The US has "no plans" to deploy new missiles to Europe, a senior official said Thursday, despite announcing it will pull out of a landmark nuclear arms control treaty with Russia.
Last month's decision by President Donald Trump, to terminate US participation in the Intermediate-Range Nuclear Forces Treaty (INF) sparked alarm from some European countries and warnings from the Kremlin of a new arms race.
Washington says Russia has been violating the treaty since 2013 with a new missile system and repeated attempts to persuade Moscow to come back into compliance have been met with silence or obfuscation.
While Trump has signalled the US will pull out, officials said that as yet no legal steps have been taken to put the decision into effect and American officials are currently in Europe to consult allies and try to reassure them.
A senior administration official told reporters in Brussels that Russian President Vladimir Putin's allegation that Washington is stoking a new arms race was unfounded, saying "there is only one runner and that's Russia -- they've been building these missiles for five years as fast as they can".
"We have no plans to deploy anything new to Europe," the official said, stressing that in particular there were no plans for new US nuclear weapons to come to Europe.
However, the official did not rule out possible future deployments.
The US and NATO say Russia's 9M729 missile programme, also known by the designation SSC-8, breaches the INF, which prohibits ground-launched missiles with a range of 500 to 5,500 kilometres.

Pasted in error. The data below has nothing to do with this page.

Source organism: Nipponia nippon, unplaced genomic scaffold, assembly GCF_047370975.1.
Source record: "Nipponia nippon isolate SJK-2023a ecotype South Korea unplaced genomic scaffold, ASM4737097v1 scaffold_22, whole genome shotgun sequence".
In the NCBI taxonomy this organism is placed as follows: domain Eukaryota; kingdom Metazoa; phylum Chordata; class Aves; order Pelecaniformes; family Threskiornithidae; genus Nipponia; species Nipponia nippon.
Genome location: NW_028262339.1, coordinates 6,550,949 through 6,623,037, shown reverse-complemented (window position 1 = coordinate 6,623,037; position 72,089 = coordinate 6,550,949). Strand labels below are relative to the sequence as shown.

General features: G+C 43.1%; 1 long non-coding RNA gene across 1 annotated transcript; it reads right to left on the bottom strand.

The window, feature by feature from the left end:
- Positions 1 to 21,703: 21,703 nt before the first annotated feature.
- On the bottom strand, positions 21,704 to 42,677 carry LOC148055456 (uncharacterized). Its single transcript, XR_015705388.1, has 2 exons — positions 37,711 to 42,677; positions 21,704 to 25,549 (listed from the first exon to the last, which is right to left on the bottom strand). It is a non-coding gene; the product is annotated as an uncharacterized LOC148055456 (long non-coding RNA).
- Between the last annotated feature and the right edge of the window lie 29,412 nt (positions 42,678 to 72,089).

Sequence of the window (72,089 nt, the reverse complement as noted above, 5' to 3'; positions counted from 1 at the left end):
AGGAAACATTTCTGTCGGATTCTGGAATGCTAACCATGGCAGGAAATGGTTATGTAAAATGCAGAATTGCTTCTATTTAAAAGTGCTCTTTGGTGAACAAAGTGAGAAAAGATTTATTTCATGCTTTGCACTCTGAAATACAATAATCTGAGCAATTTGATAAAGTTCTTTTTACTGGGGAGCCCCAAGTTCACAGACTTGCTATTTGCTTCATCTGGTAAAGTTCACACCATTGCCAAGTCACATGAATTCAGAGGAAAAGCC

The agreement, signed by then US president Ronald Reagan and Soviet leader Mikhail Gorbachev ended an alarming arms build-up in Europe triggered by Moscow's deployment of SS-20 nuclear missiles targeting Western European capitals.
US officials say that Russia has effectively pulled out of the INF already, and it would undermine America's ability to support Europe's defence if it remained unilaterally committed to the treaty.
But they insist the US remains committed to other global arms control mechanisms, pointing to recent talks with Russia on the New START treaty aimed at reducing stockpiles of strategic nuclear warheads.
The INF may come up when Trump and Putin meet in Paris at the weekend for World War I centenary events, where Russian officials say they are expected to speak "briefly".
After what he called "productive" talks with Putin on arms reduction in Moscow last month, Trump's hawkish National Security Advisor John Bolton said the INF was "a Cold-War bilateral treaty in a multipolar world" that did not cover the activities of countries such as China or North Korea.
(With inputs from agencies.)